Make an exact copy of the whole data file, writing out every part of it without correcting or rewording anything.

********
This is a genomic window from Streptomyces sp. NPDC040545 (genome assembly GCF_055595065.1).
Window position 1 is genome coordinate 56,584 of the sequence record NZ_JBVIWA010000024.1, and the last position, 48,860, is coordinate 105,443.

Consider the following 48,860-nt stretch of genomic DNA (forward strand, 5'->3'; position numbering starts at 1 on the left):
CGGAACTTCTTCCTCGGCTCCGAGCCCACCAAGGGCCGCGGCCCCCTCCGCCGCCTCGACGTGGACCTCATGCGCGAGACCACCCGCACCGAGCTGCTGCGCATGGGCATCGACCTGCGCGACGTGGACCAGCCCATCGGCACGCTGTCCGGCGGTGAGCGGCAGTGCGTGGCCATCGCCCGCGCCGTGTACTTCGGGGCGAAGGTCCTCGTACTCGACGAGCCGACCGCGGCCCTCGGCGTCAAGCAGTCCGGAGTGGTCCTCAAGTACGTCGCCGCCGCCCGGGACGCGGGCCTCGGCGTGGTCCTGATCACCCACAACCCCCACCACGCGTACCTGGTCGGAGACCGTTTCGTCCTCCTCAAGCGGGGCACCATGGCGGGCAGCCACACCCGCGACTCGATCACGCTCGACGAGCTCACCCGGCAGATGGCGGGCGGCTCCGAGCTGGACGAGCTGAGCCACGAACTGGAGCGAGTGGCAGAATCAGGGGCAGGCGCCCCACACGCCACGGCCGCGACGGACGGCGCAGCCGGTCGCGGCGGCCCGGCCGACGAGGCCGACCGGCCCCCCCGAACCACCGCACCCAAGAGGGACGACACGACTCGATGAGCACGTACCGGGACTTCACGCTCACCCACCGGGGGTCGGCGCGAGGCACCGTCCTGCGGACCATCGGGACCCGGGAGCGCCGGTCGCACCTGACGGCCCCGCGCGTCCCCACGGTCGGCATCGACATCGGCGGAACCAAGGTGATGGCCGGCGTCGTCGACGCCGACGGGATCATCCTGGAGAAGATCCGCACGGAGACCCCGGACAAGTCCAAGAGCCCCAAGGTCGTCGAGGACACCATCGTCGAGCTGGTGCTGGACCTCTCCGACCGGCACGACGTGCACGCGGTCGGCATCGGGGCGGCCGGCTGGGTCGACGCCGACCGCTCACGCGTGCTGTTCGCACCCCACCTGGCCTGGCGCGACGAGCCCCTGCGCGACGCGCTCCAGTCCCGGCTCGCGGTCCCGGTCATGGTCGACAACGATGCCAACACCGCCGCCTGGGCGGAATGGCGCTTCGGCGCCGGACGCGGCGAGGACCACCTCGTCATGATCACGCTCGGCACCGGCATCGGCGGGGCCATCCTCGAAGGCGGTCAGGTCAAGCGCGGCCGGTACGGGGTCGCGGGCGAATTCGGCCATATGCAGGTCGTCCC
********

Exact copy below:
This is a genomic window from Streptomyces sp. NPDC040545 (genome assembly GCF_055595065.1).
Window position 1 is genome coordinate 56,584 of the sequence record NZ_JBVIWA010000024.1, and the last position, 48,860, is coordinate 105,443.

Consider the following 48,860-nt stretch of genomic DNA (forward strand, 5'->3'; position numbering starts at 1 on the left):
CGGAACTTCTTCCTCGGCTCCGAGCCCACCAAGGGCCGCGGCCCCCTCCGCCGCCTCGACGTGGACCTCATGCGCGAGACCACCCGCACCGAGCTGCTGCGCATGGGCATCGACCTGCGCGACGTGGACCAGCCCATCGGCACGCTGTCCGGCGGTGAGCGGCAGTGCGTGGCCATCGCCCGCGCCGTGTACTTCGGGGCGAAGGTCCTCGTACTCGACGAGCCGACCGCGGCCCTCGGCGTCAAGCAGTCCGGAGTGGTCCTCAAGTACGTCGCCGCCGCCCGGGACGCGGGCCTCGGCGTGGTCCTGATCACCCACAACCCCCACCACGCGTACCTGGTCGGAGACCGTTTCGTCCTCCTCAAGCGGGGCACCATGGCGGGCAGCCACACCCGCGACTCGATCACGCTCGACGAGCTCACCCGGCAGATGGCGGGCGGCTCCGAGCTGGACGAGCTGAGCCACGAACTGGAGCGAGTGGCAGAATCAGGGGCAGGCGCCCCACACGCCACGGCCGCGACGGACGGCGCAGCCGGTCGCGGCGGCCCGGCCGACGAGGCCGACCGGCCCCCCCGAACCACCGCACCCAAGAGGGACGACACGACTCGATGAGCACGTACCGGGACTTCACGCTCACCCACCGGGGGTCGGCGCGAGGCACCGTCCTGCGGACCATCGGGACCCGGGAGCGCCGGTCGCACCTGACGGCCCCGCGCGTCCCCACGGTCGGCATCGACATCGGCGGAACCAAGGTGATGGCCGGCGTCGTCGACGCCGACGGGATCATCCTGGAGAAGATCCGCACGGAGACCCCGGACAAGTCCAAGAGCCCCAAGGTCGTCGAGGACACCATCGTCGAGCTGGTGCTGGACCTCTCCGACCGGCACGACGTGCACGCGGTCGGCATCGGGGCGGCCGGCTGGGTCGACGCCGACCGCTCACGCGTGCTGTTCGCACCCCACCTGGCCTGGCGCGACGAGCCCCTGCGCGACGCGCTCCAGTCCCGGCTCGCGGTCCCGGTCATGGTCGACAACGATGCCAACACCGCCGCCTGGGCGGAATGGCGCTTCGGCGCCGGACGCGGCGAGGACCACCTCGTCATGATCACGCTCGGCACCGGCATCGGCGGGGCCATCCTCGAAGGCGGTCAGGTCAAGCGCGGCCGGTACGGGGTCGCGGGCGAATTCGGCCATATGCAGGTCGTCCC